Jessica Morden Jessica Morden - Labour MP for Newport East, Shadow Deputy Leader of the House of Commons and PPS to Keir Starmer
Today in Parliament, I led a debate on the anti-social use of e-scooters; the first time the topic of e-scooters has been debated in the House of Commons.
Speaking on behalf of constituents and local councillors who have been in touch I shared how local residents feel intimidated and annoyed – not least because the use of e-scooters on roads, pavements and cycle lanes is illegal everywhere in Wales.
Having received a lot of feedback from constituents sharing their experiences of e-scooters, I shared some comments with the Chamber.
One constituent has told me “they are dangerous, they are on the pavements, and as someone who has a mobility problem, I have a problem getting out of the way quickly enough. I am worried that I will get knocked down.” Another resident told me how they make them anxious, saying; “they weave in and out of traffic and scare me to death as they just suddenly appear!”
And, as another constituent told me: “As someone who is hard of hearing with no directional hearing – I don’t hear them”, adding that “they are a menace when ridden on pavements”.”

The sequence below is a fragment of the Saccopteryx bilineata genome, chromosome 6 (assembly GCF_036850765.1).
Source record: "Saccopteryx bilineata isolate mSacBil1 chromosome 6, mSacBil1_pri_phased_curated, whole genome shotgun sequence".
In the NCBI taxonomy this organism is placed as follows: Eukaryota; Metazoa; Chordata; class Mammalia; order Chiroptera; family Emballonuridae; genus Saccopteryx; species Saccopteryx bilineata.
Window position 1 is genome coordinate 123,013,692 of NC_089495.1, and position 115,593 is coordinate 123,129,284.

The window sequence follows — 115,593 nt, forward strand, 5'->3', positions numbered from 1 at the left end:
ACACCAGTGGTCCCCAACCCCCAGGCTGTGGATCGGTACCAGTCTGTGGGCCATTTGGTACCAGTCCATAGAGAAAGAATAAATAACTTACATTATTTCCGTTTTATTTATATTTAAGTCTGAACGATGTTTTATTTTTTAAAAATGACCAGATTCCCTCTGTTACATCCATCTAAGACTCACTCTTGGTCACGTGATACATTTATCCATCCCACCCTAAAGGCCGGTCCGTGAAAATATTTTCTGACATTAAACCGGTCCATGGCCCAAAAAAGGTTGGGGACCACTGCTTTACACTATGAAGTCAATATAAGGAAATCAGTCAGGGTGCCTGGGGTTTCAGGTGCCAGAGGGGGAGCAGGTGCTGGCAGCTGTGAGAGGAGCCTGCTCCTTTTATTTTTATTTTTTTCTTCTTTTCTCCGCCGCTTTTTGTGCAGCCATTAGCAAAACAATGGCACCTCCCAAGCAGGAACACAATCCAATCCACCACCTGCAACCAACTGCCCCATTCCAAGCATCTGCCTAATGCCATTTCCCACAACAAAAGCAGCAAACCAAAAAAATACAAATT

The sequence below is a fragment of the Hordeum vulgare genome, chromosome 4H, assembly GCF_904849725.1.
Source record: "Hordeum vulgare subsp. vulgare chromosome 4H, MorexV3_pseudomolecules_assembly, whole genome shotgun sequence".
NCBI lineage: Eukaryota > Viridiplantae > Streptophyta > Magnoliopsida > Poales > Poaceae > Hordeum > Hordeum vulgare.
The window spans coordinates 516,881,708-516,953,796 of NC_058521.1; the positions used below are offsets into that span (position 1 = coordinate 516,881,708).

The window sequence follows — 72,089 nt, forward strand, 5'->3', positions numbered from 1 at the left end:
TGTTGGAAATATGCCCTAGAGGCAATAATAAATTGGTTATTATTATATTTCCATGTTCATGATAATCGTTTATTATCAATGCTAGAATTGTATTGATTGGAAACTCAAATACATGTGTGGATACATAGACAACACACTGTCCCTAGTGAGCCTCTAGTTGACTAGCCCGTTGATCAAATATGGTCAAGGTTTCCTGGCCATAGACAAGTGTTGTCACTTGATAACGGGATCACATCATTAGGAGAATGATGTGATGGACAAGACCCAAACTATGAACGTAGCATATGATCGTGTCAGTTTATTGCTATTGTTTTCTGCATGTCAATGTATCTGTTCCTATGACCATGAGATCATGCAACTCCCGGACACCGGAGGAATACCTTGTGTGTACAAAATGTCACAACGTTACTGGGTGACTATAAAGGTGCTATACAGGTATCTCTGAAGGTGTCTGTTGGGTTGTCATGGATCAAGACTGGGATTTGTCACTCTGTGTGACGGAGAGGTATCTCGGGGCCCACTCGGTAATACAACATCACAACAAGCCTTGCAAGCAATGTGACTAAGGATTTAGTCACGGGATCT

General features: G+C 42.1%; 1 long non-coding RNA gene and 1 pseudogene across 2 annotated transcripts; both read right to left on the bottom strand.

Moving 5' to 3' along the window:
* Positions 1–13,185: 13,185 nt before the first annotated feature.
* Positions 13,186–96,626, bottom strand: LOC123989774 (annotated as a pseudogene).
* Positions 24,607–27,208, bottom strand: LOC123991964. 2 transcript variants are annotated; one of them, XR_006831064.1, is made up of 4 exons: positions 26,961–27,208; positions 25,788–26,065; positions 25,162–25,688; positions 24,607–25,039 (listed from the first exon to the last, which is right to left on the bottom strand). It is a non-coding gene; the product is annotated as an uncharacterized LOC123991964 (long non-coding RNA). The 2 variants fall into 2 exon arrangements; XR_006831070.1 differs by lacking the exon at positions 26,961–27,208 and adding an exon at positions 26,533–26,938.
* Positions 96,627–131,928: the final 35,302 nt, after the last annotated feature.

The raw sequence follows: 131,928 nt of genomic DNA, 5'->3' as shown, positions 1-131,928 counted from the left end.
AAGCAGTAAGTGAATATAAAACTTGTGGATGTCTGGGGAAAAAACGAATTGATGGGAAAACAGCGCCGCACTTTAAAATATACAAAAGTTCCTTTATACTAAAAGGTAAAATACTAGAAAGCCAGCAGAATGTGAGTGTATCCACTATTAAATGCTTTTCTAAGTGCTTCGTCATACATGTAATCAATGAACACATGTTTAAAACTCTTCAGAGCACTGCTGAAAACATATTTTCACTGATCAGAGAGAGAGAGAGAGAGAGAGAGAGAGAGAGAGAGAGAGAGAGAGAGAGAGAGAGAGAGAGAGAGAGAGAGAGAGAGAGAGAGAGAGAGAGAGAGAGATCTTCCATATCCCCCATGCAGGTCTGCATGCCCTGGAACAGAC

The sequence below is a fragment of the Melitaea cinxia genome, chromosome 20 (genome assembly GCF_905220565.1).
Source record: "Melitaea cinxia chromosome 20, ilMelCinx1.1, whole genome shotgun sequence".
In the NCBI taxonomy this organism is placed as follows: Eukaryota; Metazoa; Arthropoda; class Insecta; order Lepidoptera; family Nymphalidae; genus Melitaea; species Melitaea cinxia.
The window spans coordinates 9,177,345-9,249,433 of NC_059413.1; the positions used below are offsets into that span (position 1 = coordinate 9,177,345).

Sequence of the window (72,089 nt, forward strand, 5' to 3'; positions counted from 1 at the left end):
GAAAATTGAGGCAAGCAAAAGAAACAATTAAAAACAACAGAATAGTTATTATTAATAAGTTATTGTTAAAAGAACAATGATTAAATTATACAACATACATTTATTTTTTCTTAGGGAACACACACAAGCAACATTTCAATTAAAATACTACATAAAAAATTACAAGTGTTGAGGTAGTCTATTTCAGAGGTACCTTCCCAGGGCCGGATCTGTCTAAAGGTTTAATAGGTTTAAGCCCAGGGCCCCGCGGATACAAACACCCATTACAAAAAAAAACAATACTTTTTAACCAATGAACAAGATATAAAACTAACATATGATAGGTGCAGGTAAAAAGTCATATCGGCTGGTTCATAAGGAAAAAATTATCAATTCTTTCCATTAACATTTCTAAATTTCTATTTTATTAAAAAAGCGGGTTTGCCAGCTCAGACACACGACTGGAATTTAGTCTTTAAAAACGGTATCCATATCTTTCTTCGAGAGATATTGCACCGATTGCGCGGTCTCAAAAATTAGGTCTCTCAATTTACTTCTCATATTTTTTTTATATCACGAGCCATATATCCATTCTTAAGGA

The debate comes the day after Mark Harper MP, the Transport Secretary effectively binned the much-anticipated Transport Bill, which would put paid to the measures for e-scooters that the UK Government promised they would bring forward in the Queen’s Speech in May this year.
The lack of regulation and control over the sales of untested and potentially unsafe privately-owned e-scooters is a real problem. The UK is falling years behind other countries in terms of its lack of regulation on e-scooters, as well as on issues like pavement parking.
In its 2020 inquiry, the Transport Select Committee said that the government should be “developing and implementing a sensible and proportionate regulatory framework for legal e-scooter use, drawing on lessons from other countries, which ensures that potential negative impacts on pedestrians and disabled people are avoided.” That’s still something that hasn’t happened, and which needs to happen now.
The Minister responding to me was unable to provide any answers or further clarity on when regulations would be updated.
You can see the whole speech via the clip below, or you can read it in full here.